Shipley responds to defaced flyer

Chloe Phillips
An example of the class flyer for Africana Philosophy that was defaced Nov. 1.

President Suzanne Shipley sent an email Nov.2 to the university community in response to a defaced flyer found by Nathan Jun, associate philosophy professor and coordinator of the philosophy department. Jun discovered the defaced flyer announcing a class on Africana philosophy Thursday morning. Shipley said she found out about the incident when Jun sent her an email that morning.

“I had been planning on sending a message out when I thought the time was right, and this definitely merited it,” Shipley said. “It’s a little harder [to address the issue] when you get unapproved posters that look rather innocuous (not harmful or offensive) that drive you to a racially motivated website. This was not that way — this was absolute vandalism, and racial slurs. It gave me the opportunity to say what we’ve all been wanting to say in an unequivocal manner. It took a while to get the message out, and he and I talked first thing in the morning. Then you want Keith to see it to make sure it’s in line with what Dr. Lamb is trying to do with student affairs, then you want the press people to see it so that it’s in line with what’s normally in line with our mission.”

When it comes to protecting students and combating hate, Shipley said she thinks about it a lot and frequently discusses it with Keith Lamb, vice president of student affairs.

“I’d say the disappointing answer is that we won’t be able to protect you entirely from messages like this because we are a microcosm of American society,” Shipley said. “What we try to do is we try to prepare you to respond to a society like this and shape a society so that it’s not like this. Our job is two-fold to help you have the capacity to deal with incidents that will occur in life, but also to help you to be a leader and shape our society so fewer people have to deal with that. When you ask what should the university do, I think it’s more than an isolated incident, it’s really what is your stance on about diversity and inclusion.”

She also mentioned how the department of equity, inclusion and multicultural affairs was created after meetings held with students on racial violence in Missouri.

“We had a quite a few meetings with students when Missouri was having a lot of issues around racial violence and students were beginning to speak up quite a bit,” Shipley said. “We met with all of our students and what I found in those student meetings was that they had a voice but nowhere to go with it. They had opinions, voices and desires to act, but no way to coordinate that action. That’s when we went to the students and talked about hiring Dr. Syreeta Greene and creating an office of multiculturalism and inclusion. Students are studying, they’re working, they’re in groups, they can come up with great ideas and actions, but those actions have to be coordinated to lead to a good outcome. What the institution did is it tried to provide a better avenue for student opinion to realize itself in action that was valuable and lasting, rather than just starting with one group that graduated [then] nothing else happened.”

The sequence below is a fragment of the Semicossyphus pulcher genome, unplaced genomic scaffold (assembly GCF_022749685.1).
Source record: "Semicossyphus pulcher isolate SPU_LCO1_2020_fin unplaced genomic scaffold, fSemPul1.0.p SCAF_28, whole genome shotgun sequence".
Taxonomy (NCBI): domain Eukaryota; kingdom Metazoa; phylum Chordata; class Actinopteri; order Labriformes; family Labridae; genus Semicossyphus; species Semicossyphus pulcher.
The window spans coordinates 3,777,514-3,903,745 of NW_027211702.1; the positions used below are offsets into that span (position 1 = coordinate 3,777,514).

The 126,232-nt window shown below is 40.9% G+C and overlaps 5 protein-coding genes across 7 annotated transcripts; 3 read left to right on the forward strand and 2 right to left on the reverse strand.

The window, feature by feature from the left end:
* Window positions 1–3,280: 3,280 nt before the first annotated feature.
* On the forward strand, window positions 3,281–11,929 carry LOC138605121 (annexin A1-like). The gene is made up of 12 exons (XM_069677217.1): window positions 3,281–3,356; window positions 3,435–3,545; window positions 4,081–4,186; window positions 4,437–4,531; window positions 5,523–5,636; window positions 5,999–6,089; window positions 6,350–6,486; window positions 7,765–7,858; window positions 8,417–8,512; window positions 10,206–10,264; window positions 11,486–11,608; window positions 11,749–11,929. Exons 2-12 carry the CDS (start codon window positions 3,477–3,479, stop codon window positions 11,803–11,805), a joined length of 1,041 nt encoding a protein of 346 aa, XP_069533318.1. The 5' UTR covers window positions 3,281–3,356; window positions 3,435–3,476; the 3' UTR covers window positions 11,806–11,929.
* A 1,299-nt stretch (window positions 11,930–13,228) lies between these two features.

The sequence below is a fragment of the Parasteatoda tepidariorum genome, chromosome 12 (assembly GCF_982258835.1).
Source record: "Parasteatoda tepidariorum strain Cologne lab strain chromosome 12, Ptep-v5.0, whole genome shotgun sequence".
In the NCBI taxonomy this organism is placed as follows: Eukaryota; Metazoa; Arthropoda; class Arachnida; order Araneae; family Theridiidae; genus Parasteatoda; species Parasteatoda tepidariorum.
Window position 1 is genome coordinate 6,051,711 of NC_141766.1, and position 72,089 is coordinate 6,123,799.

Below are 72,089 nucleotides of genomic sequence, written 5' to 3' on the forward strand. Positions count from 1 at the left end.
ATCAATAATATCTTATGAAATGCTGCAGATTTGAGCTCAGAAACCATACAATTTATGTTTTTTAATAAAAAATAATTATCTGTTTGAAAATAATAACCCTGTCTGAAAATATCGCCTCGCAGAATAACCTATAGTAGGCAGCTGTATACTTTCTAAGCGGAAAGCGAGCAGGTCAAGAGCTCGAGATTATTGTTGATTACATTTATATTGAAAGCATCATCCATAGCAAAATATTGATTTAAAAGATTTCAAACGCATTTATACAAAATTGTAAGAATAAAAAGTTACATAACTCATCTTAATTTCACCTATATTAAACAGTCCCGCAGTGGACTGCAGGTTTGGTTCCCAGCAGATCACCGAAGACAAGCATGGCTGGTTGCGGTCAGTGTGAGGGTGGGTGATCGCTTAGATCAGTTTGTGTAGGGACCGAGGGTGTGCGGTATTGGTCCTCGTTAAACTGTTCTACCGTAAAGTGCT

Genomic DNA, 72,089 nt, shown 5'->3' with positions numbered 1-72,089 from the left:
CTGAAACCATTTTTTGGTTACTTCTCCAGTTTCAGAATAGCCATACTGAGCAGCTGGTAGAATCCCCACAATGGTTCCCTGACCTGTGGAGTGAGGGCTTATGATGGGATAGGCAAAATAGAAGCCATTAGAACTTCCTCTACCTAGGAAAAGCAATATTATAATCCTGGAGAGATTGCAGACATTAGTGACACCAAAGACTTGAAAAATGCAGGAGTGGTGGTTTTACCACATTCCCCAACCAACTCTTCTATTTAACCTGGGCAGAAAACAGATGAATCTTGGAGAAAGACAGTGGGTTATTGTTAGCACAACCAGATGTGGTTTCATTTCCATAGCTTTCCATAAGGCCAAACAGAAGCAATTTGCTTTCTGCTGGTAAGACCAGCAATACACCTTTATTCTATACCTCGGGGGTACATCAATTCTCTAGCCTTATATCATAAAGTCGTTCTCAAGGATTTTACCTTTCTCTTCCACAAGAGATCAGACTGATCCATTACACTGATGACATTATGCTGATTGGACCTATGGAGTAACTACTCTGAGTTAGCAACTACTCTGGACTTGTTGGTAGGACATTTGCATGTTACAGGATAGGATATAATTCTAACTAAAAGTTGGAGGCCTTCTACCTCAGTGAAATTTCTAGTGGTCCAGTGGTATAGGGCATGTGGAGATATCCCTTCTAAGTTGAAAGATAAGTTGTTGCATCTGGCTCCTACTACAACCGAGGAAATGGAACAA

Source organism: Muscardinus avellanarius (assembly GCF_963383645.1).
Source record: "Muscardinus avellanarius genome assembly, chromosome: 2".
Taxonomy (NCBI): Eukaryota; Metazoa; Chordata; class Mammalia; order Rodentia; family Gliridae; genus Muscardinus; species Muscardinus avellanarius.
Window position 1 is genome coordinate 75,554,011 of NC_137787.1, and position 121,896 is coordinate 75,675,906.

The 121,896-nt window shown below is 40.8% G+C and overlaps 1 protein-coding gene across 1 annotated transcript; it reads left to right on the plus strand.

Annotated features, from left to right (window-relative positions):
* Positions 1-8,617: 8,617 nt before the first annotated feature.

According Jun, the flyer was the only flyer vandalized with a racial slur.

“I discovered the flyer in question on Thursday morning and, as far as I know, it was the only one that was vandalized because I posted them all over the building. This particular flyer was sort of crumpled up and basically tossed outside my office door. I unfolded it and discovered that it had been defaced then I went and reported it to Dr. Lamb,” Jun said.

Jun said he was horrified because of the content of the vandalism and he was personally intimidated because it was put in front of his office.

“In addition to taking the opportunity to just hurl this racist epithet, it was also like this person was trying to convey a sense of they didn’t approve of the fact that I was teaching this course. They were objecting specifically to offering this course — that was disturbing on an entirely different level. Campus has been sporadically hit with these far right fascistic, racist, xenophobic flyers, but this is the first [time] I’m aware [of it]. I doubt that this particular instant was part of a broader effort, but I do see it in relation to other things that have been going on and that’s pretty trouble to me,” Jun said.

Some students believe it is just a show of the climate we are currently living in.

Tiara Wilson, exercise physiology sophomore, said, “It’s all a butterfly effect of our counties social climate at the moment. There is just a lot of hate and separation and not enough listening and understanding. That sounds like it would be a great and informative course option that could be offered here.”